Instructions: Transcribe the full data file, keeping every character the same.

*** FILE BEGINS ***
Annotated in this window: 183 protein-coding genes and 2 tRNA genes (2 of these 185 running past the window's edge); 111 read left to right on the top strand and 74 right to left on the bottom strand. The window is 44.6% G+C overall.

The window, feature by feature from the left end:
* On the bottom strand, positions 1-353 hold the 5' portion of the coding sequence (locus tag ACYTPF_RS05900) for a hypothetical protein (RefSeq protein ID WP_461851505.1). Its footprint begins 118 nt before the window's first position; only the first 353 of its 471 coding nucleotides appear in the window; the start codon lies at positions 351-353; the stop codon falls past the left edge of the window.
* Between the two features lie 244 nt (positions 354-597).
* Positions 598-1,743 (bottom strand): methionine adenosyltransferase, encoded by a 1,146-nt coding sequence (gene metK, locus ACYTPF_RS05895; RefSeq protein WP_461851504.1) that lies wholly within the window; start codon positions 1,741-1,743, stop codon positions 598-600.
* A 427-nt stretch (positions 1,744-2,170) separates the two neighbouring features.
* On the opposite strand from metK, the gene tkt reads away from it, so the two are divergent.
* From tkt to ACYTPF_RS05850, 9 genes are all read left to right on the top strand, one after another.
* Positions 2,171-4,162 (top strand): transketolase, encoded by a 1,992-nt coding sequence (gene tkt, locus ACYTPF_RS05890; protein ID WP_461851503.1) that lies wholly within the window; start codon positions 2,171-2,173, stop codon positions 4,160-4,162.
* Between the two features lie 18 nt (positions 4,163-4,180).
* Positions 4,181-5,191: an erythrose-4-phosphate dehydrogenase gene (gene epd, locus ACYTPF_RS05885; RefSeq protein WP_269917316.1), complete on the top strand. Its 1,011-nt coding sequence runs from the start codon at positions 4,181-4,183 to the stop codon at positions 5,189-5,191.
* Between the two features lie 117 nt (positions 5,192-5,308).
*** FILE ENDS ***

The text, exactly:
Annotated in this window: 183 protein-coding genes and 2 tRNA genes (2 of these 185 running past the window's edge); 111 read left to right on the top strand and 74 right to left on the bottom strand. The window is 44.6% G+C overall.

The window, feature by feature from the left end:
* On the bottom strand, positions 1-353 hold the 5' portion of the coding sequence (locus tag ACYTPF_RS05900) for a hypothetical protein (RefSeq protein ID WP_461851505.1). Its footprint begins 118 nt before the window's first position; only the first 353 of its 471 coding nucleotides appear in the window; the start codon lies at positions 351-353; the stop codon falls past the left edge of the window.
* Between the two features lie 244 nt (positions 354-597).
* Positions 598-1,743 (bottom strand): methionine adenosyltransferase, encoded by a 1,146-nt coding sequence (gene metK, locus ACYTPF_RS05895; RefSeq protein WP_461851504.1) that lies wholly within the window; start codon positions 1,741-1,743, stop codon positions 598-600.
* A 427-nt stretch (positions 1,744-2,170) separates the two neighbouring features.
* On the opposite strand from metK, the gene tkt reads away from it, so the two are divergent.
* From tkt to ACYTPF_RS05850, 9 genes are all read left to right on the top strand, one after another.
* Positions 2,171-4,162 (top strand): transketolase, encoded by a 1,992-nt coding sequence (gene tkt, locus ACYTPF_RS05890; protein ID WP_461851503.1) that lies wholly within the window; start codon positions 2,171-2,173, stop codon positions 4,160-4,162.
* Between the two features lie 18 nt (positions 4,163-4,180).
* Positions 4,181-5,191: an erythrose-4-phosphate dehydrogenase gene (gene epd, locus ACYTPF_RS05885; RefSeq protein WP_269917316.1), complete on the top strand. Its 1,011-nt coding sequence runs from the start codon at positions 4,181-4,183 to the stop codon at positions 5,189-5,191.
* Between the two features lie 117 nt (positions 5,192-5,308).